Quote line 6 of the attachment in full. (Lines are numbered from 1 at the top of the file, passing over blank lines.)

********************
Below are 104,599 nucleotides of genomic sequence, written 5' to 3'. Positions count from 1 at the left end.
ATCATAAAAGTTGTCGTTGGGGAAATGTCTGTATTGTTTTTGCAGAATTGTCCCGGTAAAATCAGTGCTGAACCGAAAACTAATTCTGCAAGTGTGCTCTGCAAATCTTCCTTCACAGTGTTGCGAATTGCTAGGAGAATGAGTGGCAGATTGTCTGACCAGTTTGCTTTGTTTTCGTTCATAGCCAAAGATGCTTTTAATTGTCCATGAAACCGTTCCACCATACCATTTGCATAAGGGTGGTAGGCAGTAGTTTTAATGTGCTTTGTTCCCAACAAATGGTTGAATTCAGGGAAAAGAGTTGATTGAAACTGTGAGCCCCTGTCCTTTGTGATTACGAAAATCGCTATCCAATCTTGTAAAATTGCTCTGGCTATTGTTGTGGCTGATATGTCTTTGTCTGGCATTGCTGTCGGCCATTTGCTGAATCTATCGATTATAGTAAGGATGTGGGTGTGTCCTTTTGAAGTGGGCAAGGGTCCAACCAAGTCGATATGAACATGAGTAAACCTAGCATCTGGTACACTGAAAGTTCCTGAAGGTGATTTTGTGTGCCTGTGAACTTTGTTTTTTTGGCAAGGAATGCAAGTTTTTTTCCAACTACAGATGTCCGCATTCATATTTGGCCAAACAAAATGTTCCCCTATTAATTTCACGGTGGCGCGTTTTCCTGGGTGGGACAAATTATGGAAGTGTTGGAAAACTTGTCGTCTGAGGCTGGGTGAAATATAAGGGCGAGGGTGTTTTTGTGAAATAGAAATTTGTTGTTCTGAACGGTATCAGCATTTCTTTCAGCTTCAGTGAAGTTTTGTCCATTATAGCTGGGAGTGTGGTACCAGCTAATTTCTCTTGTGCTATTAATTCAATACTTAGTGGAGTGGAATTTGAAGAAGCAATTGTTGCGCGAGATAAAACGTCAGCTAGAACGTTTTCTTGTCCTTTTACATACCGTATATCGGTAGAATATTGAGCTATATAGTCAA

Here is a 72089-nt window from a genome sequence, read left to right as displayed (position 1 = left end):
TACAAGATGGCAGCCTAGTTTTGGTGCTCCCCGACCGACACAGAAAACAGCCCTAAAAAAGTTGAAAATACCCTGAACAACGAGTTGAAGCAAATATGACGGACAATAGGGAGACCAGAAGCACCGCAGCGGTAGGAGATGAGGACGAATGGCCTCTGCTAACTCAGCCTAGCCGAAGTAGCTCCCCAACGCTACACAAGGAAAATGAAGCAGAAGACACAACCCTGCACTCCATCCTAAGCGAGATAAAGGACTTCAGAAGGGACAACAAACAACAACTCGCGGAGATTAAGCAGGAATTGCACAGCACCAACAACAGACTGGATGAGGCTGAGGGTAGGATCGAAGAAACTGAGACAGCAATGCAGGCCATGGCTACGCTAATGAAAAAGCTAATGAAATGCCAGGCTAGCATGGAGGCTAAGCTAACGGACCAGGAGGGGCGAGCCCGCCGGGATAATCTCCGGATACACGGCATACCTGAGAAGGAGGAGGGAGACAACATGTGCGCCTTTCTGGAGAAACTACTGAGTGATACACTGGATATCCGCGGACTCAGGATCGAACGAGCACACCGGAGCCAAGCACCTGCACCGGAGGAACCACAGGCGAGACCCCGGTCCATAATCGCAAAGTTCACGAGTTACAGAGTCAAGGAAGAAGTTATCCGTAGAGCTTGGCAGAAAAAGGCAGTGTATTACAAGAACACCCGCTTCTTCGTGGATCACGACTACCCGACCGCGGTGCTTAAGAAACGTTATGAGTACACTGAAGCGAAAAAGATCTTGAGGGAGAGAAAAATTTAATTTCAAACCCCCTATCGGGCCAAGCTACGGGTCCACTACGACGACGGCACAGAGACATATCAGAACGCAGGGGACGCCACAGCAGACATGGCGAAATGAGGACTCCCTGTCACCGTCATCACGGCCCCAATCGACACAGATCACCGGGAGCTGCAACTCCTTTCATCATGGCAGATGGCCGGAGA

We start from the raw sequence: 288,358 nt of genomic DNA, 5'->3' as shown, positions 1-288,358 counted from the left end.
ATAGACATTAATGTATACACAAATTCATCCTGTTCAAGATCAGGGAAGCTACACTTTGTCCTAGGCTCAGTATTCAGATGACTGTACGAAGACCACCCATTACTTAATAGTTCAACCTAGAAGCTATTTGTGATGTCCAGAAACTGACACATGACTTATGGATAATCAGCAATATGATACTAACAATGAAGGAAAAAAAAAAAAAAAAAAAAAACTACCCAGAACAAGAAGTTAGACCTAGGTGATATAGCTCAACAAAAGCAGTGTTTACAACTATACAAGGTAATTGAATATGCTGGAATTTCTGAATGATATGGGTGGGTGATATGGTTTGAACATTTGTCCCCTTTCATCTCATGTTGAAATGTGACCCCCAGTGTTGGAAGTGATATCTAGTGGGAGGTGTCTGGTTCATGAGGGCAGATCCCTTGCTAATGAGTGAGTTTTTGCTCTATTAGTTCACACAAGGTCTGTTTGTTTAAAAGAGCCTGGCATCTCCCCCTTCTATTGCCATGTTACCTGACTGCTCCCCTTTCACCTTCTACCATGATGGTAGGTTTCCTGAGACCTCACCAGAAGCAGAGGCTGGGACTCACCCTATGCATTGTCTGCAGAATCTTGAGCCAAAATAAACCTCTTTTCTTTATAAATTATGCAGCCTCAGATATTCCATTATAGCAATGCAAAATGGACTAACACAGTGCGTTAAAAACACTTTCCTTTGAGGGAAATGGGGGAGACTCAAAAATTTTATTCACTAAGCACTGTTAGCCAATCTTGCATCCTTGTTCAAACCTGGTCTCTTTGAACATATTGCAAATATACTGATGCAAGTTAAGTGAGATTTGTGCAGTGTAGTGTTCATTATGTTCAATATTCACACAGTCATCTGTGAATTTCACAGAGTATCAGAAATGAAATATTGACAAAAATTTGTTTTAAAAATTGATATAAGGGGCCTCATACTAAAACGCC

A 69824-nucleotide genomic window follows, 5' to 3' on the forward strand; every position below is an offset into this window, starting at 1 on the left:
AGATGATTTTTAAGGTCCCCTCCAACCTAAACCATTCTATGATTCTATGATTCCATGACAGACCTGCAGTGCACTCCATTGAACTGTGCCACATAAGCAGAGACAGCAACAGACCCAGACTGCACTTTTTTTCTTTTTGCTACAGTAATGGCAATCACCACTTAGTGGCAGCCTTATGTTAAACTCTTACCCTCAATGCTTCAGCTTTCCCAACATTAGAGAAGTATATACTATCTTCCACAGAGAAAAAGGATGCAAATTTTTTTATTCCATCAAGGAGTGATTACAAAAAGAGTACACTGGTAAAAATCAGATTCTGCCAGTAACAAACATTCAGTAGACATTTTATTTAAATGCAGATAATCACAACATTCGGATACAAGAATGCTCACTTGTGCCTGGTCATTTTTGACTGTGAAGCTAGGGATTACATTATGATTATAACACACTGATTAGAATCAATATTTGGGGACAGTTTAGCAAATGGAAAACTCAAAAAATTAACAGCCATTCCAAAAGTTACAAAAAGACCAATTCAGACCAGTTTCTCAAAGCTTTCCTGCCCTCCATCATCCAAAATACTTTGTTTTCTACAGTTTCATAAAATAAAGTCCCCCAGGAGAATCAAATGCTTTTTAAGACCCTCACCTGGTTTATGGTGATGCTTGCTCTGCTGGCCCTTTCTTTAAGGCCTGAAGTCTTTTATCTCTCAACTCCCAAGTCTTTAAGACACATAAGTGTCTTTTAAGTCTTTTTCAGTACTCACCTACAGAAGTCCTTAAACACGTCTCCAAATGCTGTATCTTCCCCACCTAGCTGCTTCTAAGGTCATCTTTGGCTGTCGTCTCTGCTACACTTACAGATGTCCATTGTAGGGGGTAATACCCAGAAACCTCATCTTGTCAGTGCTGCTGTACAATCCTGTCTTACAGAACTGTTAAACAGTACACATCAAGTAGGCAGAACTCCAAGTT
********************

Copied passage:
ATAGACATTAATGTATACACAAATTCATCCTGTTCAAGATCAGGGAAGCTACACTTTGTCCTAGGCTCAGTATTCAGATGACTGTACGAAGACCACCCATTACTTAATAGTTCAACCTAGAAGCTATTTGTGATGTCCAGAAACTGACACATGACTTATGGATAATCAGCAATATGATACTAACAATGAAGGAAAAAAAAAAAAAAAAAAAAAACTACCCAGAACAAGAAGTTAGACCTAGGTGATATAGCTCAACAAAAGCAGTGTTTACAACTATACAAGGTAATTGAATATGCTGGAATTTCTGAATGATATGGGTGGGTGATATGGTTTGAACATTTGTCCCCTTTCATCTCATGTTGAAATGTGACCCCCAGTGTTGGAAGTGATATCTAGTGGGAGGTGTCTGGTTCATGAGGGCAGATCCCTTGCTAATGAGTGAGTTTTTGCTCTATTAGTTCACACAAGGTCTGTTTGTTTAAAAGAGCCTGGCATCTCCCCCTTCTATTGCCATGTTACCTGACTGCTCCCCTTTCACCTTCTACCATGATGGTAGGTTTCCTGAGACCTCACCAGAAGCAGAGGCTGGGACTCACCCTATGCATTGTCTGCAGAATCTTGAGCCAAAATAAACCTCTTTTCTTTATAAATTATGCAGCCTCAGATATTCCATTATAGCAATGCAAAATGGACTAACACAGTGCGTTAAAAACACTTTCCTTTGAGGGAAATGGGGGAGACTCAAAAATTTTATTCACTAAGCACTGTTAGCCAATCTTGCATCCTTGTTCAAACCTGGTCTCTTTGAACATATTGCAAATATACTGATGCAAGTTAAGTGAGATTTGTGCAGTGTAGTGTTCATTATGTTCAATATTCACACAGTCATCTGTGAATTTCACAGAGTATCAGAAATGAAATATTGACAAAAATTTGTTTTAAAAATTGATATAAGGGGCCTCATACTAAAACGCC